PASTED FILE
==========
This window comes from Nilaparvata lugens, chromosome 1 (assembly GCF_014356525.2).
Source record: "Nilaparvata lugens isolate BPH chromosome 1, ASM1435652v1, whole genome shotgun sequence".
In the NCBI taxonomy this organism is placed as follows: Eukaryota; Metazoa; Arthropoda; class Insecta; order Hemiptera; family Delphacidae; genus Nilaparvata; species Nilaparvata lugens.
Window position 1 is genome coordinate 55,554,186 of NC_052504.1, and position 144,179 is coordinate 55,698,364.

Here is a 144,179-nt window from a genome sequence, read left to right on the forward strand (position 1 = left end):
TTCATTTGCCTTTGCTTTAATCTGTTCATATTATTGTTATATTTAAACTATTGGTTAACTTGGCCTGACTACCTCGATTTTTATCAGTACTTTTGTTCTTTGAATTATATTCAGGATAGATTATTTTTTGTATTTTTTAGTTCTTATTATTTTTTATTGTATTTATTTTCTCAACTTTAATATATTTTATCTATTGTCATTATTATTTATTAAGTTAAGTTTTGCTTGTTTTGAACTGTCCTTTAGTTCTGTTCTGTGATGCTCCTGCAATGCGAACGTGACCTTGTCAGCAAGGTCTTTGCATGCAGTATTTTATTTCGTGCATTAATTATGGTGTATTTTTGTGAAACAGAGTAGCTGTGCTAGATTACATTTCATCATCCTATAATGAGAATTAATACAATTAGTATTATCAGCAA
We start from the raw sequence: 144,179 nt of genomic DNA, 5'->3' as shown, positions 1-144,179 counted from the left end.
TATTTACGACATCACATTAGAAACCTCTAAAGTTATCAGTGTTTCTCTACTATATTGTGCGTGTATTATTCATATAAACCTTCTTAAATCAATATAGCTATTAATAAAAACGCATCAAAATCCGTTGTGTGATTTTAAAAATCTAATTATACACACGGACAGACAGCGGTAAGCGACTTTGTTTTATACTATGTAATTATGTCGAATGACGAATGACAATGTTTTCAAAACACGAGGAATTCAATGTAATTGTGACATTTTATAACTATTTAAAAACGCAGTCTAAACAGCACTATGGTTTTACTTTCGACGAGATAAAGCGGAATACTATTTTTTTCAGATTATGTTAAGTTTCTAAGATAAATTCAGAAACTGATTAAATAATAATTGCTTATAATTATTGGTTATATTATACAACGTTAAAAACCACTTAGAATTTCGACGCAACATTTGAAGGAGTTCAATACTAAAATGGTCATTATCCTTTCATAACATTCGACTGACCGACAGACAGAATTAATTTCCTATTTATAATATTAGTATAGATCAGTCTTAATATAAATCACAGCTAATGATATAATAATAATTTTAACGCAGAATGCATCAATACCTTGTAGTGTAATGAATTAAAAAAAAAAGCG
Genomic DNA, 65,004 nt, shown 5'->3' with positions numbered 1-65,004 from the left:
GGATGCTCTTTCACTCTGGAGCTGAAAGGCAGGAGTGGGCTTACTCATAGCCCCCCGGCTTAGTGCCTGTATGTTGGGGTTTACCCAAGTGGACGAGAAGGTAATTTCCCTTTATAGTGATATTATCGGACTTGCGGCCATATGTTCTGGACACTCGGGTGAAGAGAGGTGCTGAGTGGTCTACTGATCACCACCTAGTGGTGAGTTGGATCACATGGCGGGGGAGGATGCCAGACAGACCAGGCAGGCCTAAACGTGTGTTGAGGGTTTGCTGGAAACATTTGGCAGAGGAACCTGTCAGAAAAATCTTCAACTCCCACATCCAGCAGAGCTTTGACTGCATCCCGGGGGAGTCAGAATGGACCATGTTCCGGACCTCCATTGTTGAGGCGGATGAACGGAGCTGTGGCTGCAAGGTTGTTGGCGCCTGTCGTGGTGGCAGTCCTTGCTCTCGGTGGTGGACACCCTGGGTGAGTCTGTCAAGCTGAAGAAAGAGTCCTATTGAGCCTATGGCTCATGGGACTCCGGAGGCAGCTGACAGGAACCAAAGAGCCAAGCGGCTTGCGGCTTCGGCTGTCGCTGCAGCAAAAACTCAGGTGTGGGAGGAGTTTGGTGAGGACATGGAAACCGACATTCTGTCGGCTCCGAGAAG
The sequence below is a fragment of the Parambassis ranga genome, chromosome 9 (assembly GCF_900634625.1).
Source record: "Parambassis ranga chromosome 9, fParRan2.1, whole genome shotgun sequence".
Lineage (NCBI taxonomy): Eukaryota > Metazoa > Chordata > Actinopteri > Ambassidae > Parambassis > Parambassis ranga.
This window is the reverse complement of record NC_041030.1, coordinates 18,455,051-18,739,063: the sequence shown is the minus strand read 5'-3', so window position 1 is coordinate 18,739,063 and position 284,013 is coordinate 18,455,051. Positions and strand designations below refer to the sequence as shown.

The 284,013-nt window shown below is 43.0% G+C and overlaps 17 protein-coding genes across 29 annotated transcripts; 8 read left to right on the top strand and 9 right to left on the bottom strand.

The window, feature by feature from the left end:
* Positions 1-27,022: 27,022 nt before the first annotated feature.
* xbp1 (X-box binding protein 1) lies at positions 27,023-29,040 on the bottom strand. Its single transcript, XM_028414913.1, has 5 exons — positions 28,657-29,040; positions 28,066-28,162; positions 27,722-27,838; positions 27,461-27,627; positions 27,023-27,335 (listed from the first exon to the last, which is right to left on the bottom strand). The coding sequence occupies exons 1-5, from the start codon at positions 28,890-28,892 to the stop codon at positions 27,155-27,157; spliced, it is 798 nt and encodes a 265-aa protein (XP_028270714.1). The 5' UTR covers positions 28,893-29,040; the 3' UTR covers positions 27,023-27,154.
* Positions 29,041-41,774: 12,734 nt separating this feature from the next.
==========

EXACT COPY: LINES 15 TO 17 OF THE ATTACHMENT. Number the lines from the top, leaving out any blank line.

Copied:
The 284,013-nt window shown below is 43.0% G+C and overlaps 17 protein-coding genes across 29 annotated transcripts; 8 read left to right on the top strand and 9 right to left on the bottom strand.

The window, feature by feature from the left end:
* Positions 1-27,022: 27,022 nt before the first annotated feature.